The members of the Experimental Fluid Dynamics Research Group, which the Government of Aragon granted “consolidated” status in 2002, include all scientific personnel from LIFTEC (Research Laboratory in Fluid Dynamics and Combustion Technologies), CSIC–University of Zaragoza joint centre, which performs experimental tasks. The work of this well-established group with wide-ranging experience covers virtually all the subjects included in LIFTEC’s lines and sublines of research.
General objective of the group’s research activity
The group’s main research activity shared by all members, and thus binding us together, focuses on the broadest variants of experimental fluid dynamics. We try to gain an understanding of the basic aspects of fluid mechanics and study applications of interest to industry.
Most of our research encompasses energy and environmental conservation areas, but the scope also includes other sectors. For organisational purposes, the subjects can be grouped into four lines of research coinciding with those of the Research Laboratory in Fluid Dynamics and Combustion Technologies (LIFTEC), CSIC–University of Zaragoza joint centre:
- Fluid engineering: this includes the study of multiphase flows, liquid atomisation and aerosol formation, design of sprays, bioengineering (design of medical and hospital components or biological flow models) and study of aerodynamics.
- Industrial combustion: study of gas, fuel oil and coal combustion, ash and slag formation, industrial control and measurements, characterisation of industrial facility components, real-time combustion measurement, monitoring and control systems, reduction of pollutant emissions, combustion improvement, design of burners, biomass and waste combustion, water treatment, ventilation and smoke extraction.
- Fuel cells: design and manufacture of bipolar plates, design, manufacture, assembly and testing of stacks of low- and medium-power polymer fuel cells, study of applications: power plants for vehicles, combined heat and power systems, uninterrupted power supply systems, etc.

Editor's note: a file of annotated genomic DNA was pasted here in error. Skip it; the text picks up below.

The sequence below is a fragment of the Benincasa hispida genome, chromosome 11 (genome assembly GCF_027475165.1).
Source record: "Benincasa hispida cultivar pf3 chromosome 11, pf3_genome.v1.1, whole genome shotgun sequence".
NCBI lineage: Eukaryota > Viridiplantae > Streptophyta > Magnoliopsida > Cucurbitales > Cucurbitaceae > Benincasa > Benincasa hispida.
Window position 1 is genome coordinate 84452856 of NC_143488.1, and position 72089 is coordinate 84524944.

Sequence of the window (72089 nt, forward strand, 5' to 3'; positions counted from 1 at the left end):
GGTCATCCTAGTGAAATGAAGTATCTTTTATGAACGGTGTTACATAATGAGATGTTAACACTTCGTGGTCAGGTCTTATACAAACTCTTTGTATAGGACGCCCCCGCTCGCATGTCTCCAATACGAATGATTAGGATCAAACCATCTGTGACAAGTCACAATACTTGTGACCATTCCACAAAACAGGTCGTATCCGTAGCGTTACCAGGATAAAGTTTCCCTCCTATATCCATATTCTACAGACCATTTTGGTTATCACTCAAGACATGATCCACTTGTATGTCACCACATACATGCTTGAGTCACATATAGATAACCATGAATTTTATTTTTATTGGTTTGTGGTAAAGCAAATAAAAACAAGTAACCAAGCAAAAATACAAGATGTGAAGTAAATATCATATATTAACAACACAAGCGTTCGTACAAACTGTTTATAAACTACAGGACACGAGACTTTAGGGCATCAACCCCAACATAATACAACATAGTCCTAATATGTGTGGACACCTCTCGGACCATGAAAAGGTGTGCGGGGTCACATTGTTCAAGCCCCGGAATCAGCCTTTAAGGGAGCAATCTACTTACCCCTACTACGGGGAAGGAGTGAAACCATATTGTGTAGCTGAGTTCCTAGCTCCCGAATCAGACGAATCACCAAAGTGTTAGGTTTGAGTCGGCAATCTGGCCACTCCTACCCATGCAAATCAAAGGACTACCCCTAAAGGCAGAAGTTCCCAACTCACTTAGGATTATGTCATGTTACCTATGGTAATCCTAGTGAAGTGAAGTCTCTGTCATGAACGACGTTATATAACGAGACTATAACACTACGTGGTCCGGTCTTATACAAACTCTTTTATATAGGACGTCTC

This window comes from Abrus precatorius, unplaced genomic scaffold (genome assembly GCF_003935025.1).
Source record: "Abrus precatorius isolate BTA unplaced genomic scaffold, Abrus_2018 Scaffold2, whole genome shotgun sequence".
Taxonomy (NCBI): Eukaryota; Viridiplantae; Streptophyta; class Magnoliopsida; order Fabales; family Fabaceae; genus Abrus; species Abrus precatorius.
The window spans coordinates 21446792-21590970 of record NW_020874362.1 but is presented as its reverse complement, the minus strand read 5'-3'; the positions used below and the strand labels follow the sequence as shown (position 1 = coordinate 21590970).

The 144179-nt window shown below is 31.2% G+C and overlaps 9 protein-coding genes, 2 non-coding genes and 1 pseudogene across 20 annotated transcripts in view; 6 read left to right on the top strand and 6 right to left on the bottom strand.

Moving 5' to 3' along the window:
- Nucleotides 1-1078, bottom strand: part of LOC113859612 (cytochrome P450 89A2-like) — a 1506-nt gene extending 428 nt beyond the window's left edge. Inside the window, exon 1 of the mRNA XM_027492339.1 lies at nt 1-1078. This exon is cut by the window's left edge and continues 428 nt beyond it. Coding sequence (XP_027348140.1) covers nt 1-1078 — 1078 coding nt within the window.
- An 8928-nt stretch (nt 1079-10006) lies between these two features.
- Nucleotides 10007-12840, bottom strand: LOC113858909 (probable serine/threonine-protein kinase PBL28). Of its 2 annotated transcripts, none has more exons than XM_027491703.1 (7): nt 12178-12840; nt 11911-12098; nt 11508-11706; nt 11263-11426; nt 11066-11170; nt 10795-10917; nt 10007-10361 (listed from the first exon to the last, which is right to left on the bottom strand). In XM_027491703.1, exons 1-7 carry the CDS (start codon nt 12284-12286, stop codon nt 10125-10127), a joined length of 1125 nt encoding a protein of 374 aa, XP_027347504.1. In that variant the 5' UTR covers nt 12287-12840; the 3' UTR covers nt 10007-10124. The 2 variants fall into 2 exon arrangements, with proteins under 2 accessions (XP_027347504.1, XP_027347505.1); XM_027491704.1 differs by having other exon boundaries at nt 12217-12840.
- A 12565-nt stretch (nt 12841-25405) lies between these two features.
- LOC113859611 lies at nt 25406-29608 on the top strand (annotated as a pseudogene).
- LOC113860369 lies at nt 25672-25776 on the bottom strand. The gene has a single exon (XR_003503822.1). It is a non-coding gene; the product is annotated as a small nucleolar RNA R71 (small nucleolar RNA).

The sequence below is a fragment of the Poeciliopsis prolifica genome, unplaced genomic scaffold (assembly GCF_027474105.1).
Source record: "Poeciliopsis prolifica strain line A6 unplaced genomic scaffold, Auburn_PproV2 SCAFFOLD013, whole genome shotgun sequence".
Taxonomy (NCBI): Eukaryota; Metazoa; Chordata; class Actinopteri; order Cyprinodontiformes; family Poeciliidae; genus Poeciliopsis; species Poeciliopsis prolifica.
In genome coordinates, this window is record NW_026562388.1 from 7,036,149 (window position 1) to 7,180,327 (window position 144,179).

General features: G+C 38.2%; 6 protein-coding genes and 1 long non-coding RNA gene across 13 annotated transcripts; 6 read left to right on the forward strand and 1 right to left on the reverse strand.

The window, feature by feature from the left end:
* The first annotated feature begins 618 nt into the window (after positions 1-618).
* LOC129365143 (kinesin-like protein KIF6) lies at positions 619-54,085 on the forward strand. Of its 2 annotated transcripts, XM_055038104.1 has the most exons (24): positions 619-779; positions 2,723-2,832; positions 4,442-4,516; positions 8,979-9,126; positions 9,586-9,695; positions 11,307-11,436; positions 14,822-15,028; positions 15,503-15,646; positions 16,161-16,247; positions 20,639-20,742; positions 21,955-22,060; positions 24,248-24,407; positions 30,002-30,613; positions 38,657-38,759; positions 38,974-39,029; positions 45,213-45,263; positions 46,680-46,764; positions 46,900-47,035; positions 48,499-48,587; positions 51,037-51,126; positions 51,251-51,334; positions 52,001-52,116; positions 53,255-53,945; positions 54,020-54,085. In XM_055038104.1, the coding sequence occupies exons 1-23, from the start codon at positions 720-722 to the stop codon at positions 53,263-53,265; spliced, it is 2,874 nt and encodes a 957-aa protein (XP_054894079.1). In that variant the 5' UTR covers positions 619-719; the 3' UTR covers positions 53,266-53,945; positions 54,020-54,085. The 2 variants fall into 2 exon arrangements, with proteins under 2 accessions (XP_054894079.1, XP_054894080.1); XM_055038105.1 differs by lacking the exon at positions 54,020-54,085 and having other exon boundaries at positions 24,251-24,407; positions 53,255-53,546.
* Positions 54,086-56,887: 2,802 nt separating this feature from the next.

- Hydrology and hydraulics: dam failure and floods, design of distribution and irrigation networks, basin monitoring.
Our research is based on experimental measurements performed at the facilities of LIFTEC and the Fluid Mechanics Department of the University of Zaragoza. Besides obtaining measurements, this work includes the design and construction of experimental assemblies and development of techniques. We use techniques that could be termed classic, although they are still robust and reliable, and the most advanced optical techniques whose use with the flows we study here is often highly innovative. Most the experimental facilities we have are unique in Spain.
We are a consolidated group for several reasons: our members have extensive experience and are highly productive, not just scientifically, demonstrated by the large number of publications in SCI journals and presentations at international conferences, but also in attracting resources through projects and contracts. As a result of participating in international projects and disseminating results in journals and conferences, this group is highly regarded in the scientific community both in Europe and worldwide. Without any doubt, we can confirm that the expertise of the Experimental Fluid Dynamics group is above national average in the scientific activity of fluid mechanics. The importance of the subjects we study in key sectors for scientific and economic development in Spain, and in particular in Aragon, mainly in energy and environmental areas, justify support for this type of research. Our lines of research are especially compliant with the priority subjects in PAID (Research and Development Plan of the Autonomous Community):
- Development of renewable energies and energy efficiency
- Water resources and quality
- Hydrogen technologies
- Clean use of coal
Description of the group’s research activity
Current main lines of research lines expected to continue in the near future are:
Fluid mechanics is a discipline present in many daily situations and in numerous industrial processes. Out of its many aspects, research in this area has recently focused on multiphase turbulent flows. This type of flow is often present in industrial applications and in nature, as aerosols of solid particles, drops or bubbles dispersed in a continuous medium. The transport of sediment in rivers, air pollution and the formation of liquid fuel aerosols are only some of the few examples that help us understand the importance of knowing this flow type. Multiphase flows take place in combustors, steam boilers, filter systems, medication dispensing devices (inhalers), flow in porous media, etc.